(c) (e)  (1)  Subdivisions (a) (b)  and (b) (d)  do not preclude an agreement preventing the disclosure of any medical information or personal identifying information, as defined in subdivision (b) of Section 530.55 of the Penal Code, regarding the victim of the an  offense listed in subdivision (a) (b)  or of any information revealing the nature of the relationship between the victim and the defendant. This subdivision paragraph  shall not be construed to limit the right of a crime victim to disclose this information.
(2) Subdivisions (c) and (d) do not preclude an agreement preventing the disclosure of any of the following relating to a cause of action described in subdivision (c):
(A) Medical information or personal identifying information, as defined in subdivision (b) of Section 530.55 of the Penal Code, regarding a person injured by a defective product or environmental condition.
(B) The amount of a settlement.
(C) Information relating to a trade secret, if the party seeking to prevent its disclosure moves the court or arbitral tribunal for a protective order. The order shall be narrowly tailored and narrowly construed. A court is not obligated to review any documents that are subject to a requested protective order if the moving party attests, under penalty of perjury, that the documents do not contain evidence showing that the party responsible for the product or condition knows or should know that the product or condition is an ongoing danger to the public health or safety. If the party moving for a protective order does not attest to this fact, the court may refuse to issue the order or may hold a hearing requiring the moving party to show good cause as to why the protective order should be issued without the attestation.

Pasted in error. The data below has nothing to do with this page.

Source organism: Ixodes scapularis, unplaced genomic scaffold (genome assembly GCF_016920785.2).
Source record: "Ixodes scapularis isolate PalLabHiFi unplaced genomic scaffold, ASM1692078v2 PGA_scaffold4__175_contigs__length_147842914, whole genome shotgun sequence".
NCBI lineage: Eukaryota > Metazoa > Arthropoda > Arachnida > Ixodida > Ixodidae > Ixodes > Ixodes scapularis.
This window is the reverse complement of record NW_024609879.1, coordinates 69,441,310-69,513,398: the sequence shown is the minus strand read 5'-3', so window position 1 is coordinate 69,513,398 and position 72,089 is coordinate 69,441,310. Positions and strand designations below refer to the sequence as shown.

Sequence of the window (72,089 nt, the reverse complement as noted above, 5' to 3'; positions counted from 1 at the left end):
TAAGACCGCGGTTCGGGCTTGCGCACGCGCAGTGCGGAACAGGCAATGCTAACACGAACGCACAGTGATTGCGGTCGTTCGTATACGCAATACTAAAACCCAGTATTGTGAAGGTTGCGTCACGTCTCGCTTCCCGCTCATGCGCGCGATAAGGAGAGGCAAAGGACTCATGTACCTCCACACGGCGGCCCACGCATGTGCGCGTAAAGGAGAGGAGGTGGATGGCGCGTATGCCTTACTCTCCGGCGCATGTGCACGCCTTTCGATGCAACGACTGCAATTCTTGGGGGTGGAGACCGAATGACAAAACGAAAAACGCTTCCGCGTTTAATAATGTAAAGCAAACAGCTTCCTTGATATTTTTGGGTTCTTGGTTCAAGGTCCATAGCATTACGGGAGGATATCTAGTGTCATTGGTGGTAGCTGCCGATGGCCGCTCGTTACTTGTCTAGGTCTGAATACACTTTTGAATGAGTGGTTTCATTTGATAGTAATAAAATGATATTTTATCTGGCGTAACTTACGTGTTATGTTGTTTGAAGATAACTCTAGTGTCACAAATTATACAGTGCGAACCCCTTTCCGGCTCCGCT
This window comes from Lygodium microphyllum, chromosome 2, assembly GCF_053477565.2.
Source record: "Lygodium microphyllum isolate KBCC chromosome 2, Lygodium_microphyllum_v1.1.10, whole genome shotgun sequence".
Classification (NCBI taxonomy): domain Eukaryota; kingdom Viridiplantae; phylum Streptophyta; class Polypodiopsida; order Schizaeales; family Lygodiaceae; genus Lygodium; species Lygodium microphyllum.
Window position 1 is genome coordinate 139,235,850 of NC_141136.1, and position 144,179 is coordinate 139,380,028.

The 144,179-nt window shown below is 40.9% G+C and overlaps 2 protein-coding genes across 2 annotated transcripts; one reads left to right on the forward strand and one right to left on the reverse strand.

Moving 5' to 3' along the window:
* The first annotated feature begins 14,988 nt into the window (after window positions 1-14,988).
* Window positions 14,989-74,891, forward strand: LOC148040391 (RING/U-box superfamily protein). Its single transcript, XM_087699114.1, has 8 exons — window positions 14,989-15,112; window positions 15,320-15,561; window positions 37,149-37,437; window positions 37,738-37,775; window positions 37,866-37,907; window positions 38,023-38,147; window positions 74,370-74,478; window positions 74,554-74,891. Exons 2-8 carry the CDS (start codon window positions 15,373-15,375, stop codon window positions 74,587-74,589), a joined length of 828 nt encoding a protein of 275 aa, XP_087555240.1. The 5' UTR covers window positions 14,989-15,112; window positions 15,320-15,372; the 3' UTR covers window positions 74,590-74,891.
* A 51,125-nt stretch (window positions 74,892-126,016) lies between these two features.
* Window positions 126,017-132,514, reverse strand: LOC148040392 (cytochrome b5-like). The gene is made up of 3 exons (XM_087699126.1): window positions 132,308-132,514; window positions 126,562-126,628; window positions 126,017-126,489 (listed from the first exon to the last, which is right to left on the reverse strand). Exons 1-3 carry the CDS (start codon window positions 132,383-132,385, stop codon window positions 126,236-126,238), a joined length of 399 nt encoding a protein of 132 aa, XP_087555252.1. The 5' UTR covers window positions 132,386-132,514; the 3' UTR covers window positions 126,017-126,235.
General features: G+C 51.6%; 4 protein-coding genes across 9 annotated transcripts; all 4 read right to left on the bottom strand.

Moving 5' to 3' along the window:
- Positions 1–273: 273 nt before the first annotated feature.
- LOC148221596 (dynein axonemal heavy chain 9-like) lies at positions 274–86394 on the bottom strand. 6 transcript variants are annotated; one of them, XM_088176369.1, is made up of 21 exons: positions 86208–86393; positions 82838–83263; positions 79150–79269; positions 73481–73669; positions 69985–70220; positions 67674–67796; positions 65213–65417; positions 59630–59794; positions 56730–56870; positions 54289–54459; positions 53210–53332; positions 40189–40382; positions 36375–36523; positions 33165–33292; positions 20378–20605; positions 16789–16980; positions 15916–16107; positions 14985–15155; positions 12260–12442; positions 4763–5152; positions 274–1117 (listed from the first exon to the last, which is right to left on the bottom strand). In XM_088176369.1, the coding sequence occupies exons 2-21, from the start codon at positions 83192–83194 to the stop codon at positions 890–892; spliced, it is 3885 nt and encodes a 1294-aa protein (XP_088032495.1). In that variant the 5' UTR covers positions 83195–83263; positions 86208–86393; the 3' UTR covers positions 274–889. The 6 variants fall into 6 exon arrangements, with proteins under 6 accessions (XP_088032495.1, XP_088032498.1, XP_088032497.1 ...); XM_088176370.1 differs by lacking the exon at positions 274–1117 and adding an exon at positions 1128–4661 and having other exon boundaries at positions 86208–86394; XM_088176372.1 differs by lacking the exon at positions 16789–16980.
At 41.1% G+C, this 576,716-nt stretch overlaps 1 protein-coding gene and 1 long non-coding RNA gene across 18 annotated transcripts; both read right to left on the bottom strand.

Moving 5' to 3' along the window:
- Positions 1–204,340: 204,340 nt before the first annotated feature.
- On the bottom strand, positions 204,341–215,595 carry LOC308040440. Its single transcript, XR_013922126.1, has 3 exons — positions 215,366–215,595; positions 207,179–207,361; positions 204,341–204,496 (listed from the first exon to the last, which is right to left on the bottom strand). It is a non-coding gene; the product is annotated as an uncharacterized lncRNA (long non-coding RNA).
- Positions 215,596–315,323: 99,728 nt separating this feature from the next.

(d) (f)  Except (1)   as authorized by subdivision (c), a  A  provision within a settlement agreement that prevents the disclosure of factual information related to the action described in subdivision (a) (b)  that is entered into on or after January 1, 2017, is void as a matter of law and against public policy.
(2) A provision within a settlement agreement that prevents the disclosure of factual information related to the action described in subdivision (c) that is entered into on or after January 1, 2019, is void as a matter of law and against public policy.
(e) (g)  An attorney’s failure to comply with the requirements of this section by demanding that a provision be included in a settlement agreement that prevents the disclosure of factual information related to the action described in subdivision (a)  subdivisions (b) and (c)  that is not otherwise authorized by subdivision (c) this section  as a condition of settlement, or advising a client to sign an agreement that includes such a provision, may be grounds for professional discipline and the State Bar of California shall investigate and take appropriate action in any such case brought to its attention.